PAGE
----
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The internet privacy horse has bolted

Posted by Greg Roake

18/12/14 09:07

The horse has bolted as far as Internet Privacy goes

You are delusional in believing that encryption on its own is THE answer to internet privacy?

Call me naive but I think that the horse seemed to have bolted some time ago and all of this encryption activity we are seeing is just window dressing and feel good fluff!.

The Wiki Leaks put paid to the belief that the internet was private.  Slowly since those early revelations we have seen a growing move to utilise encryption technology to protect our data and email communications from prying eyes on both sides of the fence. 


'Good job, NSA! You turned Yahoo! into an encryption beast'

Yahoo! has announced major encryption improvements designed to thwart dragnet surveillance efforts by the likes of the NSA. Alex Stamos, Yahoo!'s recently appointed CISO (chief information security officer), said the internet giant has finished encrypting traffic between its data centres. Stamos also outlined a roadmap for … John Leyden, 03 Apr 2014

Why US Feds and g-men kick up a stink about a growing smartphone encryption trend

ANALYSIS Over the last few weeks law enforcement officials on both sides of the Atlantic have been kicking up a fuss over Apple and Google deciding to include effective encryption on their smartphones. Comment - Iain Thomson, 2 months

This sounds all well and good and no doubt have provided some with a sense of relief that prying eyes, such as the NSA and the GCSB,  are going to be thwarted in their attempts to gather and analyse anything and everything that travels around the internet. 

But as I opined at the start of this blog “THE HORSE HAS BOLTED?”

ISPs are stripping encryption from netizens' email – EFF

Some ISPs are removing encryption from customers' connections to email servers – threatening the privacy of their communications – claims civil-liberties group the Electronic Frontier Foundation. Incidents in the US and Thailand over recent months have seen service providers intercepting their customers' data to strip a security …John Leyden, 1 month

FBI boss: Apple's iPhone, iPad encryption puts people 'ABOVE THE LAW'

FBI Director James Comey has complained that Apple and Google's use of stronger encryption in smartphones and tablets makes it impossible for cops and g-men to collar criminals. "There will come a day – well it comes every day in this business – when it will matter a great, great deal to the lives of people of all kinds that we …Iain Thomson, 3 months

If you think not them maybe it is you not me that is naïve.  Think about it – with what we have discovered along the lines of these three posts from http://www.theregister.co.uk/Tag/encryption it’s not a big stretch to accept the fact that THE HORSE HAS BOLTED.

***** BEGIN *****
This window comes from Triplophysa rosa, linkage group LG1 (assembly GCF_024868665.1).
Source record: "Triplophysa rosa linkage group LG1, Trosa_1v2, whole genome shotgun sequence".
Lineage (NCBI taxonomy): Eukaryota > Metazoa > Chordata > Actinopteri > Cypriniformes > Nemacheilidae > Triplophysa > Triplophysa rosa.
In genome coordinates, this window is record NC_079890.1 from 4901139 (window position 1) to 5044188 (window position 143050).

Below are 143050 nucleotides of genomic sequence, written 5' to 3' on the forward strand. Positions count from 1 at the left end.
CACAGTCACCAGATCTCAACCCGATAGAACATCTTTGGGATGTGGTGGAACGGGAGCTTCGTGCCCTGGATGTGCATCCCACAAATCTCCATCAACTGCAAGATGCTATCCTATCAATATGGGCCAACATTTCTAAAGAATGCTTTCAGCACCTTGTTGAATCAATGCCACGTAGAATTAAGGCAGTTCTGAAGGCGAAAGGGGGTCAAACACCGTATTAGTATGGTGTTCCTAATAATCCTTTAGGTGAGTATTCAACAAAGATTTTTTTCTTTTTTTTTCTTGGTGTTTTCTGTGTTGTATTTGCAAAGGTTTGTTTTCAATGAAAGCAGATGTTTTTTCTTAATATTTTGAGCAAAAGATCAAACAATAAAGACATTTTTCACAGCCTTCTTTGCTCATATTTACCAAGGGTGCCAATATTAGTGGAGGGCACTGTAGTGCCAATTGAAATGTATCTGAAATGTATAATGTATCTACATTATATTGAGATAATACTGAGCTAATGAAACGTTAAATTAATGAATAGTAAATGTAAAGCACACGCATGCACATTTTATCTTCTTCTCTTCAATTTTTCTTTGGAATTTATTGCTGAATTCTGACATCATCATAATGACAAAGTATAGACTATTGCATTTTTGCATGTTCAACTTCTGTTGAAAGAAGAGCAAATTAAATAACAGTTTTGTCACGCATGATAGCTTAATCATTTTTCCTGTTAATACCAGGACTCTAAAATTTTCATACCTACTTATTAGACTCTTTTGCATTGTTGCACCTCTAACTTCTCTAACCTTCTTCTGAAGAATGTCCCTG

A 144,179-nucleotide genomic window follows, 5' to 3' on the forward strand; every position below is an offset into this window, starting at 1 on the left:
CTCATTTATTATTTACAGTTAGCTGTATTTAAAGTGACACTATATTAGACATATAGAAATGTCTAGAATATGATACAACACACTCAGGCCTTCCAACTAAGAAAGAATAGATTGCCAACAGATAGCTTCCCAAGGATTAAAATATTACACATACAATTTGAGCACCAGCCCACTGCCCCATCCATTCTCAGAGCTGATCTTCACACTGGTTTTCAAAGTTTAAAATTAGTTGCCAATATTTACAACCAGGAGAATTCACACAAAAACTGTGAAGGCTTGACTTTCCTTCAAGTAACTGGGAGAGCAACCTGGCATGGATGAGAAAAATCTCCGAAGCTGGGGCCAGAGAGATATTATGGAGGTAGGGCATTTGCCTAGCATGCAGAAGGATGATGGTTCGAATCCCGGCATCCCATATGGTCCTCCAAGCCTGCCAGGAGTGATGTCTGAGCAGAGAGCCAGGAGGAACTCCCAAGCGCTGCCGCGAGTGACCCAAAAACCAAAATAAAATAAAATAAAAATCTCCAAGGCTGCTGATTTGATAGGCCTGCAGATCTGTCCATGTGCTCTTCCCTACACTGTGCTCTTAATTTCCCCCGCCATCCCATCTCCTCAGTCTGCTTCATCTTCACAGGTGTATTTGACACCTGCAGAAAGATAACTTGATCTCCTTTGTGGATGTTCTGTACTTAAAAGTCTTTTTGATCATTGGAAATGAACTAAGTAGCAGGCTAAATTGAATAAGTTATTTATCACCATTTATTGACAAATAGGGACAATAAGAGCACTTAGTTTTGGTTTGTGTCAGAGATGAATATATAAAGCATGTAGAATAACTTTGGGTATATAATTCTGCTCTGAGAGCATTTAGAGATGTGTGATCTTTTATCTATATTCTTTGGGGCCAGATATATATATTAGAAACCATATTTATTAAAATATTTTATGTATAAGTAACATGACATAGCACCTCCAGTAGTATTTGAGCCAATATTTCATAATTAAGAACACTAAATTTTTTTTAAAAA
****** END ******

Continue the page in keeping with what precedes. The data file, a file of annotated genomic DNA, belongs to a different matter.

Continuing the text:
NSA denies it knew about and USED Heartbleed encryption flaw for TWO YEARS

UPDATED The tech world is aflutter over the Heartbleed encryption flaw in OpenSSL, but it seems that the bug was no surprise to the analysts of the NSA, since they have reportedly been using it for two years to spy on data traffic. Two sources familiar with the matter told Bloomberg that NSA staff picked up on the fatal flaw shortly …Iain Thomson, 11 Apr 2014

Snowden docs: NSA building encryption-cracking quantum computer

The latest document stash from whistle-blower Edward Snowden shows that the NSA has budgeted $79.7m for the development of a quantum computer capable of "owning the net." "The Owning the Net (OTN) Project provides the technological means for NSA/CSS to gain access to and securely return high value target communications," one …Iain Thomson, 03 Jan 2014

Reports: NSA has compromised most internet encryption

The NSA and the GCHQ have compromised much encryption used on the internet through a potent mix of technological theft, spycraft, and collaboration with major technology companies, according to new reports. In a series of news articles that highlight how the code-breaking crypto-fiddling agencies NSA and GCHQ are doing their job … Jack Clark, 05 Sep 2013

So what do you do to protect the privacy of the messages and data that you transmit across the internet? 

Well you could write it out by hand and deliver it personally to your recipients, wait whilst they read it and then destroy the message by fire – yes that will do the job!

Realistically do I give a jot that someone is reading my email recipe for date scones? Not one bit.

What I do want to protect are the messages and attachments that are by my definition, commercially sensitive. For those types of commercially sensitive communications (Trade negotiations, M and A dealings, product research, etc) I need to be able to:

  1. Manage the circle of contacts that will be involved in each transmission
  2. Manage what these contacts can do with the communications (no save and no forwarding for instance) and for how long
  3. Eliminate ISP’s (exct for their routers) and for that matter effectively have your own private internet.

I want my sensitive communications to have no leaks, no trail and no fail. Yes I can see you thinking this guy is really naive, but before you make such a supposition watch this short video.

If you like what you see, sign up for a free VeilMail trial and feel the privacy!

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As always - your comments and feedback are welcome. Join the discussion below.

Image credit http://www.byuipt.net/teachingwithtechnology/archives/1059 

Topics: Privacy Issues, Privacy Opinions, Secure email

About this blog

There are times where privacy matters. Under the Veil explores the concept of PRIVACY - when and why it matters, and how to ensure that when privacy matters it does and that delete actually means delete.

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